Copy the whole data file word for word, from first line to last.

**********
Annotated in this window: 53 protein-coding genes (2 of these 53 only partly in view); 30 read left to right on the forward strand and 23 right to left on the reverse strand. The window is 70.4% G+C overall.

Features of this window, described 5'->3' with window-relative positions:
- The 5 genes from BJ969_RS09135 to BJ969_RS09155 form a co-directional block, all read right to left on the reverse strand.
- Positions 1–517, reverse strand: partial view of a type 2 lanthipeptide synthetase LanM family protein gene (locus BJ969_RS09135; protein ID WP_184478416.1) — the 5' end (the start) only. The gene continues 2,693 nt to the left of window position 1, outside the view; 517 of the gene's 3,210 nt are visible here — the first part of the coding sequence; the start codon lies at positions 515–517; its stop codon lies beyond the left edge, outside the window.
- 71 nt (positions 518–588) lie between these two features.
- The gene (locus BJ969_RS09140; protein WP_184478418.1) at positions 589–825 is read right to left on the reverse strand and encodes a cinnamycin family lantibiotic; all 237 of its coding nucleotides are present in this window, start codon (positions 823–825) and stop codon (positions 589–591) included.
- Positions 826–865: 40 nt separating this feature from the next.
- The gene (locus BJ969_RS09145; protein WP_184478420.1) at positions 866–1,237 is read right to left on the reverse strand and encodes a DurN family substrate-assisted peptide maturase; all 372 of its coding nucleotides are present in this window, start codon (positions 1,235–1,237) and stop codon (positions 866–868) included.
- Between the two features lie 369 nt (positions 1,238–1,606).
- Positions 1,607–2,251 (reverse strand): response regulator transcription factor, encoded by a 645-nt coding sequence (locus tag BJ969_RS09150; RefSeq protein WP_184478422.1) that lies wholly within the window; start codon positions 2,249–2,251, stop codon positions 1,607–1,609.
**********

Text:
Annotated in this window: 53 protein-coding genes (2 of these 53 only partly in view); 30 read left to right on the forward strand and 23 right to left on the reverse strand. The window is 70.4% G+C overall.

Features of this window, described 5'->3' with window-relative positions:
- The 5 genes from BJ969_RS09135 to BJ969_RS09155 form a co-directional block, all read right to left on the reverse strand.
- Positions 1–517, reverse strand: partial view of a type 2 lanthipeptide synthetase LanM family protein gene (locus BJ969_RS09135; protein ID WP_184478416.1) — the 5' end (the start) only. The gene continues 2,693 nt to the left of window position 1, outside the view; 517 of the gene's 3,210 nt are visible here — the first part of the coding sequence; the start codon lies at positions 515–517; its stop codon lies beyond the left edge, outside the window.
- 71 nt (positions 518–588) lie between these two features.
- The gene (locus BJ969_RS09140; protein WP_184478418.1) at positions 589–825 is read right to left on the reverse strand and encodes a cinnamycin family lantibiotic; all 237 of its coding nucleotides are present in this window, start codon (positions 823–825) and stop codon (positions 589–591) included.
- Positions 826–865: 40 nt separating this feature from the next.
- The gene (locus BJ969_RS09145; protein WP_184478420.1) at positions 866–1,237 is read right to left on the reverse strand and encodes a DurN family substrate-assisted peptide maturase; all 372 of its coding nucleotides are present in this window, start codon (positions 1,235–1,237) and stop codon (positions 866–868) included.
- Between the two features lie 369 nt (positions 1,238–1,606).
- Positions 1,607–2,251 (reverse strand): response regulator transcription factor, encoded by a 645-nt coding sequence (locus tag BJ969_RS09150; RefSeq protein WP_184478422.1) that lies wholly within the window; start codon positions 2,249–2,251, stop codon positions 1,607–1,609.